In 2004 only 13,6 % of all university professors and 9,2% of C4–professorships were awarded to women. The percentage of women varies depending on the faculty. In philology and cultural studies as well as veterinary medicine one in every two students is female, whereas in fields such as engineering, technology and natural sciences women are represented by less than 20%. Even in science there is a trend towards increasing participation by women. The amount of postdoctoral lecture qualifications rose from 4,5 % in the eighties to 22,7% in 2004, again this portrays the same tendency corresponding to the faculties.
However there is still one problem to be considered: In contrast to the percentage of postdoctoral lecture qualifications the percentage of women appointed to the faculty staff increases disproportionally. Consequently there is a gap between those who qualify and the number of female appointees. In 2003 22 % of women completed their postdoctoral lecture qualification, while just 17,2 % were appointed to a position at a university. (http://www. bosch-stiftung. de/content/language1/downloads/Kurzexpertise. pdf, 17. 10. 7) Another problem is that many of the potential female professors drop out during the transition to their doctoral candidacy and again more there is further attrition during the transition to State doctorate. The graph (graph 1 in attachment I) depicts the percentages for men and women in different stages of their academic careers for the year 2005. 2. 4. Clarification Based on Wages: Women in the same positions, with the same qualifications, duties, responsibilities and age earn an average of 20 to 30% lower wages than their male counterparts. (see graph II in attachment I) . Interpretations and Indicators for this Problem 3. 1. Accenture Study: The Anatomy of the „Glass Ceiling” 3. 1. 1. Accenture Accenture ascertained, that even in modern states women still are not treated equally. “The Accenture study ‘The Anatomy of the Glass Ceiling’ examines the worldwide perception of the unofficial barrier to upper management that certain groups, particularly women, may find difficult to break through” (http://www. accenture. com/NR/rdonlyres/9A504280-5296-43E5-B197-AE1FC48866F3/0/glass_ceiling. pdf, 18. 10. 07) 3. 1. 2. Methodology
Accenture implemented a web-based survey of 600 successful business executives in six countries in Europe and Asia Pacific. Approximately 50 % of all interviewees were female. To evaluate the results of the survey and to measure the “thickness” of the Glass Ceiling, Accenture developed the “Accenture Global Glass Ceiling Index” by taking into account three dimensions: The individual dimension ( individual career-planning, competence, ambition, etc. ), the surrounding society (equal rights, promotion programs, etc. ) and the company (supportive supervisors, mentoring programs, etc. ).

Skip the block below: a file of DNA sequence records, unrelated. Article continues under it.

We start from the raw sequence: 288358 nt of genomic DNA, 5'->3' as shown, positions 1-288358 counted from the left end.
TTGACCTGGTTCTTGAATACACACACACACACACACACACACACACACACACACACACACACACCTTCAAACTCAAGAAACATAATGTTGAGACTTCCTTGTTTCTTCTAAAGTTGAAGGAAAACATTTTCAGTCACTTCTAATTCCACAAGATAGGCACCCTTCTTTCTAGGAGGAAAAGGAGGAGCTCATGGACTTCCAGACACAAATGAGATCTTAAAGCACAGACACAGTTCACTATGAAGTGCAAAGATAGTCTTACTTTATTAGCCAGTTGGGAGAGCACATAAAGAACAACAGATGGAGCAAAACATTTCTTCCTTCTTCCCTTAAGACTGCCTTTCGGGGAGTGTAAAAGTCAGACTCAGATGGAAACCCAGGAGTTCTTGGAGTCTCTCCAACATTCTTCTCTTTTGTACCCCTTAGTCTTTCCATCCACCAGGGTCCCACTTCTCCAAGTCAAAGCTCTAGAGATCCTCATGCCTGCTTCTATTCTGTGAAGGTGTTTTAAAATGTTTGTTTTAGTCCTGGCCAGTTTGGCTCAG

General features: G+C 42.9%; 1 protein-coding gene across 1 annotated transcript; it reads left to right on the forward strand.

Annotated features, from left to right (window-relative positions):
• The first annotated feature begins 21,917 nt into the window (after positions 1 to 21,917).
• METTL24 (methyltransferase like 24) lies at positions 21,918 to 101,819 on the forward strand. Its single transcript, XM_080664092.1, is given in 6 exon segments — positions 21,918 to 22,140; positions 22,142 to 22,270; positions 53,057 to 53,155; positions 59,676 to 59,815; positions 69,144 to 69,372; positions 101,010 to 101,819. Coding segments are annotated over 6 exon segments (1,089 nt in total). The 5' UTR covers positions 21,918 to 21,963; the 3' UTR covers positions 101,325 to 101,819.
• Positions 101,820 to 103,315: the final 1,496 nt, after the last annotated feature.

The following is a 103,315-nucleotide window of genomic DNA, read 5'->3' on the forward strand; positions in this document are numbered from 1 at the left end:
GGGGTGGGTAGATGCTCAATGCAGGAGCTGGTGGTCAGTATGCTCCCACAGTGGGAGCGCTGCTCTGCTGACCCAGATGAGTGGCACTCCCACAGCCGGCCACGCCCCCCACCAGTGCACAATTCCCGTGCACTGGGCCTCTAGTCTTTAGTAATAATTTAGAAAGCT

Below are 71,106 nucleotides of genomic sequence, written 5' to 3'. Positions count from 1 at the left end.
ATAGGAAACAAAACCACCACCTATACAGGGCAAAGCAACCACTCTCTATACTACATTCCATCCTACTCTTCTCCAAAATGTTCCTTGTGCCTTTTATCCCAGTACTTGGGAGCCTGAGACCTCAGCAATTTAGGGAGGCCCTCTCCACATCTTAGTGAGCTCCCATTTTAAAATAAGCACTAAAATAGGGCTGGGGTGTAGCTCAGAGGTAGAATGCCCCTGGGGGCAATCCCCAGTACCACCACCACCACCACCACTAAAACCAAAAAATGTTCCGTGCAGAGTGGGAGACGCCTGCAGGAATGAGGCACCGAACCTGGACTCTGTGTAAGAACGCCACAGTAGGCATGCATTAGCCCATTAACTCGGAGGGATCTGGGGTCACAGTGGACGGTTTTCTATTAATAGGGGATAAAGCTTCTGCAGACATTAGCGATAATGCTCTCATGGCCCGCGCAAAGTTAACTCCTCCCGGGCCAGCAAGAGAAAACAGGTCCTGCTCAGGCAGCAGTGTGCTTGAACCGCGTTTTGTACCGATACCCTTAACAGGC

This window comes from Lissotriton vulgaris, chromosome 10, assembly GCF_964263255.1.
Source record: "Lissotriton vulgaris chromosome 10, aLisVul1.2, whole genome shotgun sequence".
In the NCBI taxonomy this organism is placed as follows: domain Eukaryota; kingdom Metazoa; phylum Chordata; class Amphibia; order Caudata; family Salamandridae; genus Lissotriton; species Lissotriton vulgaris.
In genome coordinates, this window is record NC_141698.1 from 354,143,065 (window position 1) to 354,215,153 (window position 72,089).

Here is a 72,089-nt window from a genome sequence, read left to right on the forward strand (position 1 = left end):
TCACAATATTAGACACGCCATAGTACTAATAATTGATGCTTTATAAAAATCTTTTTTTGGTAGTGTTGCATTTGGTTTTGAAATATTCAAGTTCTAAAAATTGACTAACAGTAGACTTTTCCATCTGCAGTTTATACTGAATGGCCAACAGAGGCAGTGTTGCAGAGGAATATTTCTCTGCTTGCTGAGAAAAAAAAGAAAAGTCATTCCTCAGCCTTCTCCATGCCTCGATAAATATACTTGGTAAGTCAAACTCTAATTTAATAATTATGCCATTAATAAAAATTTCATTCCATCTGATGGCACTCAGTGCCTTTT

The interviewees were asked to rank different questions for each of the three categories. The difference between female and male scores in each sector and the combination of the results of each dimension were used to calculate the thickness of the “Glass Ceiling”. It was measured on a scale from 0-6 with 6 being the highest perceived barriers to women’s professional advancement, the maximal thickness of the Glass Ceiling. 3. 1. 3 Results in Germany In Germany the Glass Ceiling Dimension in the individual sector was 3,4, in the company it was 3, 4 as well and in society was is rated at 4, 8.
Accenture found out that female executives judge/rate their personal abilities and ambition much more highly than men do, but at the same time women are less confident about their career development. To women, the method of promotion within their company seems less transparent than it does to men. In contrast to women from other countries, German women rate international networks to be more important, at the same time they find the relevance of education as a foundation for success to be less crucial. This is illustrated by the debates in Germany about women studying the “wrong” field to pursue a career.
Fields like literature or educational studies, which are traditionally not – or at least infrequently – the key for success, happen to be the most popular subjects for women to study. In other fields that would provide better job opportunities such as business, science or technology, women are still underrepresented. But surprisingly, the most significant barrier to women’s advancement is German society. Regardless of the support or methods their company provides to treat men and women equally, female German executives still feel that they are much better accepted in the corporate world than they are in German society. Almost 70% f all men said, that decision-making is still male dominated and 55% think that the promotion of women should still be increased. Marked differences in family status are less significant than frequently portrayed in the public debate. Just slightly fewer women are married or in a stable relationship, whereas the number of female and male executives with children is nearly the same. In summary, Germany needs to focus on changing societies’ perception of women in leadership positions to minimize the thickness and the effects of the “Glass Ceiling”. (http://www. accenture. com/NR/rdonlyres/9A504280-5296-43E5-B197-AE1FC48866F3/0/glass_ceiling. df, 18. 10. 07) 3. 2. The Statistical Discrimination by Margit Osterloh and Sabine Littmann-Wernli Statistical discrimination is defined as “the discrimination of a single person within a group of employees on the basis of average expectations concerning the behavior of the whole group”. (Own translation of http://www. iou. unizh. ch/orga/downloads/publikationen/C79glaesernedecke. pdf, page 2; 06. 11. 07) As employers cannot be informed sufficiently about every single person, they have to rely on experiences or on predicted average efficiencies of single groups when it comes to employment or promotions.